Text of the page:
While I was musing over the comments on last week’s post, I happened to flip through a book on birds, the environment and conservation*, and a chapter on some survivors caught my attention. The book’s title is clear, it’s about saving the birds, many species of which are threatened by rampant deforestation and are on the verge of extinction. However, there happen to be a few species that have adapted surprisingly well to the change in their environment and have flourished as human habitations and farmlands expanded over grasslands and forests.
Are there any lessons businesses faced with a rapidly changing environment could learn from these hardy survivors ? Read on and let me know what you make of the examples that follow.
Background – Farmland as an ecosystem :
Agricultural land is not a natural habitat, it exists at the expense of some natural habitat. Agricultural ecosystems differ from natural ones in several respects that are important to birds and other wildlife. In most cases the biggest yields are obtained by growing a single crop in large fields, dressed abundantly with chemical fertilisers and pesticides. Relatively few kinds of birds can thrive in these conditions; tree nesting species have nowhere to nest, and ground feeding and ground nesting birds are vulnerable to the heavy machinery used to plant, manage and harvest the crop. Not an easy environment for any bird species to thrive in, right ? But a few did.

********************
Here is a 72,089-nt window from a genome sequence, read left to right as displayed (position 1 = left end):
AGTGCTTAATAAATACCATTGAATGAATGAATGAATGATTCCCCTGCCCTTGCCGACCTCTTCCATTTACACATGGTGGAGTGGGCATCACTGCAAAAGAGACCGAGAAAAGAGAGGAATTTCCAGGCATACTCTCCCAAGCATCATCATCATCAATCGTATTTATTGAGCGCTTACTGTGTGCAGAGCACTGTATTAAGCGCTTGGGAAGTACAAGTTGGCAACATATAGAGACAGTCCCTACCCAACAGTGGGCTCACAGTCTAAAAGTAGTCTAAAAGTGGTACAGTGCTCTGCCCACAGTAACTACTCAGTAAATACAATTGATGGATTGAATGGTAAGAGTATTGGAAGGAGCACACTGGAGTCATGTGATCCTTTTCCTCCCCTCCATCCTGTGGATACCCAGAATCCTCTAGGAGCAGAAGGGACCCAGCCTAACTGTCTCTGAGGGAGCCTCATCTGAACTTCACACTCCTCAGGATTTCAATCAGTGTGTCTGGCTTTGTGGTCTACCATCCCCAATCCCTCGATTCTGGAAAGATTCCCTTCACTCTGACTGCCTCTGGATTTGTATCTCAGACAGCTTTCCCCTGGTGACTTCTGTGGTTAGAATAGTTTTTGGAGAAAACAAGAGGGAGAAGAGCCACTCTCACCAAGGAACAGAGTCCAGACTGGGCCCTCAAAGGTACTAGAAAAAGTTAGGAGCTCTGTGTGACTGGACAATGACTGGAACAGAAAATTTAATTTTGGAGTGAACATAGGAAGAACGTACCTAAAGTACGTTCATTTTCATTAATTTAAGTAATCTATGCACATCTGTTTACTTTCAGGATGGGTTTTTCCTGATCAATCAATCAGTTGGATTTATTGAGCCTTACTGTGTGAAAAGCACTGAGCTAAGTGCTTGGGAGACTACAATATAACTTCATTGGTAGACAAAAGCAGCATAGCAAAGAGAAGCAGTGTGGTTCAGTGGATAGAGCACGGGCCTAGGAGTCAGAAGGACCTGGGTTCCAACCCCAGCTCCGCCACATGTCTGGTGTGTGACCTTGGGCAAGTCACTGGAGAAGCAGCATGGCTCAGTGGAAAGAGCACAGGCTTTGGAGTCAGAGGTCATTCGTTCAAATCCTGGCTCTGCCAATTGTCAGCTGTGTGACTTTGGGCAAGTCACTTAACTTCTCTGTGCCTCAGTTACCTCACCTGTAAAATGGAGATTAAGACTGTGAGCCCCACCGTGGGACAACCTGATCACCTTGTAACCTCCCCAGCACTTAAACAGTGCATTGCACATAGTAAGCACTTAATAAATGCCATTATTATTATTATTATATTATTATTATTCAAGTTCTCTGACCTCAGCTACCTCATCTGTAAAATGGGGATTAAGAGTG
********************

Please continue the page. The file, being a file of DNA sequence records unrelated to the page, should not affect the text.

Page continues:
Cattle Egret (Bubulcus Ibis) :
A common sight on the outskirts of most cities and in rural areas, often spotted on grassy patches within urban areas too.
Cattle Egrets are exceptionally successful followers of pastoral man. The Cattle Egret’s success lies in its great adaptability. Where the birds used to follow the herds of grazing herbivores across the African savanna, they now adopt the same close relationship with man’s domestic cattle. Throughout their range they are associated with cattle, feeding on large insects and small vertebrates which the cattle disturb as they move through the grass. The birds divide their time between sitting on the backs of cattle and foraging around their feet.
In Africa they can still be seen accompanying herds of wild game as they must have done before people began to replace the game with cattle. The African Cattle Egret is just as much at home with the cattle of the Masai and other pastoral tribes as with the migratory herds of Wildebeest, Eland and other animals which are gradually being squeezed out of grasslands and bush as pastoralists or farmers take over the land. Indeed, the egrets are probably better off with cattle than with antelopes, for cattle do not migrate the huge distances that wild game do, and never stray far from water.
They are useful rather than a hindrance to herdsmen and so have little to fear from man. They take insects that graze the same grass his cattle eat, fertilise the ground with their droppings, and even give warning of approaching predators. Cattle Egrets have occupied a new niche, created by man, and have even colonized regions where their natural niche does not exist.
The Rosellas :
The eight species of Rosella are all brilliantly coloured, long-tailed Australian parrots. Several of them have adapted so well to agricultural land that they are sometimes treated as pests, at least in parts of their range.